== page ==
Why Dolores O’Riordan And Grunge Era’s Pain Is Tragically Authentic


More and more it feels like the lyrics uttered by our 90’s alternative rock heroes have an authentic angst about them that no other culture of rock had, and it has tragically become even more real with Dolores O’Riordan’s death. There were many dark and turbulent days in the 90’s Grunge era, and The Cranberries fit right into the alternative scene at the time. The darkness of The Cranberries’ debut Everybody Else Is Doing It So Why Don’t We? spilled withered and rotting relationships out of buckets full of tears onto an icy dream pop landscape. The cozy sonic atmospheres of the melodies feel like warm blankets surrounded by igloos of the coldness of love broken.

Dolores O’Riordan’s lyrics always felt like she opened up her diary sitting on the bedroom nightstand and began reading her deepest, darkest thoughts about her latest loves to us. In fact, she used music as catharsis so much, only “Sunday” and “Pretty” come through as songs that don’t describe her broken heart on their debut.

The Cranberries – Linger

The sad and bittersweet tone continued on their 2nd successful album No Need to Argue.   While the soul-releasing “Zombie” became their biggest monster hit and best political stab, the rest of the album was once again dominated by relationships and the stress they caused. The title track, other singles like “Ridiculous Thoughts” and “I Can’t Be with You”, “Disappointment”, “Empty” and “Daffodil Lament” all dive deep into disenchantment over lost love.

Of course O’Riordan’s vocals were the heart of the band and she conveyed her frayed heart so well. Each song was touched by one of the most distinctive voices in alternative rock history and those diary pages came up off the paper and into real life. She was so convincing whether it was her softer, bittersweet vocals on the debut or her sweetness mixed with more sour tones and vocal ad-libbing on No Need to Argue. While these albums were incredibly insular, Dolores was able to project them universally so we all would feel and relate to the issues.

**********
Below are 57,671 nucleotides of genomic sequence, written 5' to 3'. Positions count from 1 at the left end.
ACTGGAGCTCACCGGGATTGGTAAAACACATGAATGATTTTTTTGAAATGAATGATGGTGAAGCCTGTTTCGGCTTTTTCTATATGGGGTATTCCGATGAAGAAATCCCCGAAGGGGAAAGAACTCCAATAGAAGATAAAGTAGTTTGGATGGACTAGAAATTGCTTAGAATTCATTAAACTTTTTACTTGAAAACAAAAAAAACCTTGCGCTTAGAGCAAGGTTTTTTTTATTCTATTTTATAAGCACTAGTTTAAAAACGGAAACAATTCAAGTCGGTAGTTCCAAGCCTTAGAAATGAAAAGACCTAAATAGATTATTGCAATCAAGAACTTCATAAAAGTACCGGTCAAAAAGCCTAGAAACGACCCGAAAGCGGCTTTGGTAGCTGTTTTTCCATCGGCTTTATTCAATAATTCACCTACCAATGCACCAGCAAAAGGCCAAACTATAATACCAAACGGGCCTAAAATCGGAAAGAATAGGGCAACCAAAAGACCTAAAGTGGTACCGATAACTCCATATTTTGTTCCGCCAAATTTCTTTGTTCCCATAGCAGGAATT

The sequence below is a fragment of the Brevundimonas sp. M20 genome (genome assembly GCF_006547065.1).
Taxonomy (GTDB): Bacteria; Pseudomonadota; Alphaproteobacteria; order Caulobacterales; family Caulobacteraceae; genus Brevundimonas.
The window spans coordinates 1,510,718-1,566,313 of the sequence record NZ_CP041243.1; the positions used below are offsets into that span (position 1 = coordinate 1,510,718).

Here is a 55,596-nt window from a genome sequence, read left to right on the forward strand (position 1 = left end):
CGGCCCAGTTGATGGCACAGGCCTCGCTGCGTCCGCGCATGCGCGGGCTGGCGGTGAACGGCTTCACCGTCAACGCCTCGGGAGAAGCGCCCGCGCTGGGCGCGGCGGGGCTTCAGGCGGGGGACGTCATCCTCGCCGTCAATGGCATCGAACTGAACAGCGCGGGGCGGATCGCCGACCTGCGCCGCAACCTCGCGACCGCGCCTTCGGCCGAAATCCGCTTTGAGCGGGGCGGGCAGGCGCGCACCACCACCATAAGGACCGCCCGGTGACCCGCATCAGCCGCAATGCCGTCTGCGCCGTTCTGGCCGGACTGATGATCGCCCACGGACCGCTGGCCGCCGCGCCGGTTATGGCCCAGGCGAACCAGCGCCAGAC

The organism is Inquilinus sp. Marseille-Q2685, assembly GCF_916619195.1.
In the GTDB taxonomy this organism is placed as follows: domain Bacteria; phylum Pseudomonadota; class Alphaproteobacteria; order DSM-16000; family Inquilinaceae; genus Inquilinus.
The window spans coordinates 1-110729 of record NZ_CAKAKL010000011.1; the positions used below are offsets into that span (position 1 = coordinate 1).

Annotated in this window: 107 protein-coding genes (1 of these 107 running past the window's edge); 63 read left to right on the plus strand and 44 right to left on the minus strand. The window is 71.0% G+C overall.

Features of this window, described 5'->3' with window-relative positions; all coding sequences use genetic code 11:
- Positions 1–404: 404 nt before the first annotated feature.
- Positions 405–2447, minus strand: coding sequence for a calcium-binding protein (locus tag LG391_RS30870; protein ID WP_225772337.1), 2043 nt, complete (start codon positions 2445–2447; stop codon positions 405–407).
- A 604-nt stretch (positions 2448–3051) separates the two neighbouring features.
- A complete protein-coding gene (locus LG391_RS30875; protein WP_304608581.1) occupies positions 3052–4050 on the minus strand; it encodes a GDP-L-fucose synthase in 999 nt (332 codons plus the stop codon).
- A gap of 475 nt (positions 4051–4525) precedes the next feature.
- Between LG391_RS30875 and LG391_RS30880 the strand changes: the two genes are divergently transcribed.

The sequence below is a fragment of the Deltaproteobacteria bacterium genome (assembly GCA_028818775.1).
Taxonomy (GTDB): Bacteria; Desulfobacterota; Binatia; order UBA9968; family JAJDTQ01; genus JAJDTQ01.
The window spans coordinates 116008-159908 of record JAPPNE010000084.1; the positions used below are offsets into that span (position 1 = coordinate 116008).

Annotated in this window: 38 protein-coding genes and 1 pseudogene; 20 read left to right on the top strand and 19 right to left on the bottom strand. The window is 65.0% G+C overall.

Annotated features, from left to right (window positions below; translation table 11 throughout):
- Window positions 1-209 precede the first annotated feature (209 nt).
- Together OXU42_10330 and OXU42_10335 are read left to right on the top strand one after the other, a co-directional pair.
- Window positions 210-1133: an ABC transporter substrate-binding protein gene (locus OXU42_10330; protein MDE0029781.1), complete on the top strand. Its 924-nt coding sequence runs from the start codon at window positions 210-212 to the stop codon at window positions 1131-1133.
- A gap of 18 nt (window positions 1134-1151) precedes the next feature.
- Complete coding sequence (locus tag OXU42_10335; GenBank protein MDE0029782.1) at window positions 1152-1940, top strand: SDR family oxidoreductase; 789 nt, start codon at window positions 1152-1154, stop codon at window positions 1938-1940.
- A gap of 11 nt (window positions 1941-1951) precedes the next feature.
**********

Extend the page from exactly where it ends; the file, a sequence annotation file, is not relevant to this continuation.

The Cranberries – I Can’t Be with You

The pain of The Cranberries seemed to dissipate some by their 3rd album To the Faithful Departed, an album that used “Zombie” as its template. With the guitar volume up, the aggression and tempos more furious, and the subject matter widening into different political dilemmas and life themes, O’Riordan was now taking on the world’s atrocities as her love life was solidified by marriage to her husband Don Burton. The hit singles; the anti-drug “Salvation” and the anti-suicide “Free to Decide” were built to be world messages for youth to follow while the heart-crushing “War Child” and beautiful political epic “Bosnia”, challenged us to look outside ourselves for a change.

The Cranberries – Salvation

Between marriage and criticisms of her political lyricism, The Cranberries never were quite as dark later in their career, but the Grunge era lyrics remain a major part of their legacy. 1999’s Bury the Hatchet and 2001’s Wake Up and Smell the Coffee had a mix of lyrics ranging from happier relationships, remembering the good ol’ days, and general songs about fighting through pain and enjoying life on your own terms. Roses, their 2012 comeback album did bring some of the misery from 20 years earlier, with a blend of uncertainty and relationship instability.

Looking back now that our singer we knew and loved is really gone so soon, much like Chris Cornell, Chester Bennington, and Scott Weiland in recent memory, we can look back and see her greatness but also her sadness from a different perspective.  The Cranberries’ shoegazing was always married to great music and tremendous vocalizing by Dolores O’Riordan, and while personal troubles did follow her from time to time, her doubts and fears about life only helped heal ours through a musical therapy that made disenchantment enchanting.